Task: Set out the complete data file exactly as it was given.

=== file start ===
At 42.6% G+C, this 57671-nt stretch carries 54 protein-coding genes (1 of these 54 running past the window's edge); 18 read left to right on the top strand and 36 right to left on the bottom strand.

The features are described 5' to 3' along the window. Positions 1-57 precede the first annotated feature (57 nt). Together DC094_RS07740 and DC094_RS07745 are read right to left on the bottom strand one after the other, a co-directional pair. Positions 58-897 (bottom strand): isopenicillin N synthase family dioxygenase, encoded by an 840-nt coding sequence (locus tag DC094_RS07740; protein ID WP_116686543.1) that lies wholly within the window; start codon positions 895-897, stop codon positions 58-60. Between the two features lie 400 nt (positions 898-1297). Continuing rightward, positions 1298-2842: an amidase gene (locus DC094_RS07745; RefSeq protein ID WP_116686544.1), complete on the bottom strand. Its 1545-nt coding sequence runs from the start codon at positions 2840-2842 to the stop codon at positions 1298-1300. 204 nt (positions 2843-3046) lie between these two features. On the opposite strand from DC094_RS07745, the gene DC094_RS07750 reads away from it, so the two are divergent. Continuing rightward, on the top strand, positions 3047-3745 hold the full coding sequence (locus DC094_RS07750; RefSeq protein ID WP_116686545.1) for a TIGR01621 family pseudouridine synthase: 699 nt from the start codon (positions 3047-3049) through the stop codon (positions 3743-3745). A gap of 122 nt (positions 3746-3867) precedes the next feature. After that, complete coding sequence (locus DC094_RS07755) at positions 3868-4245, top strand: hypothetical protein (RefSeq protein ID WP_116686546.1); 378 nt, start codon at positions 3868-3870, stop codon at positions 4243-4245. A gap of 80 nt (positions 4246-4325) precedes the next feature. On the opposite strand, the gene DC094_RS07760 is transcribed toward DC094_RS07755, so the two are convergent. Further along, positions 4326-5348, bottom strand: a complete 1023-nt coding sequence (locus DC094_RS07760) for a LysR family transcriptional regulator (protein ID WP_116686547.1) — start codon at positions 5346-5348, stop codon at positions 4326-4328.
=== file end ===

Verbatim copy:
At 42.6% G+C, this 57671-nt stretch carries 54 protein-coding genes (1 of these 54 running past the window's edge); 18 read left to right on the top strand and 36 right to left on the bottom strand.

The features are described 5' to 3' along the window. Positions 1-57 precede the first annotated feature (57 nt). Together DC094_RS07740 and DC094_RS07745 are read right to left on the bottom strand one after the other, a co-directional pair. Positions 58-897 (bottom strand): isopenicillin N synthase family dioxygenase, encoded by an 840-nt coding sequence (locus tag DC094_RS07740; protein ID WP_116686543.1) that lies wholly within the window; start codon positions 895-897, stop codon positions 58-60. Between the two features lie 400 nt (positions 898-1297). Continuing rightward, positions 1298-2842: an amidase gene (locus DC094_RS07745; RefSeq protein ID WP_116686544.1), complete on the bottom strand. Its 1545-nt coding sequence runs from the start codon at positions 2840-2842 to the stop codon at positions 1298-1300. 204 nt (positions 2843-3046) lie between these two features. On the opposite strand from DC094_RS07745, the gene DC094_RS07750 reads away from it, so the two are divergent. Continuing rightward, on the top strand, positions 3047-3745 hold the full coding sequence (locus DC094_RS07750; RefSeq protein ID WP_116686545.1) for a TIGR01621 family pseudouridine synthase: 699 nt from the start codon (positions 3047-3049) through the stop codon (positions 3743-3745). A gap of 122 nt (positions 3746-3867) precedes the next feature. After that, complete coding sequence (locus DC094_RS07755) at positions 3868-4245, top strand: hypothetical protein (RefSeq protein ID WP_116686546.1); 378 nt, start codon at positions 3868-3870, stop codon at positions 4243-4245. A gap of 80 nt (positions 4246-4325) precedes the next feature. On the opposite strand, the gene DC094_RS07760 is transcribed toward DC094_RS07755, so the two are convergent. Further along, positions 4326-5348, bottom strand: a complete 1023-nt coding sequence (locus DC094_RS07760) for a LysR family transcriptional regulator (protein ID WP_116686547.1) — start codon at positions 5346-5348, stop codon at positions 4326-4328.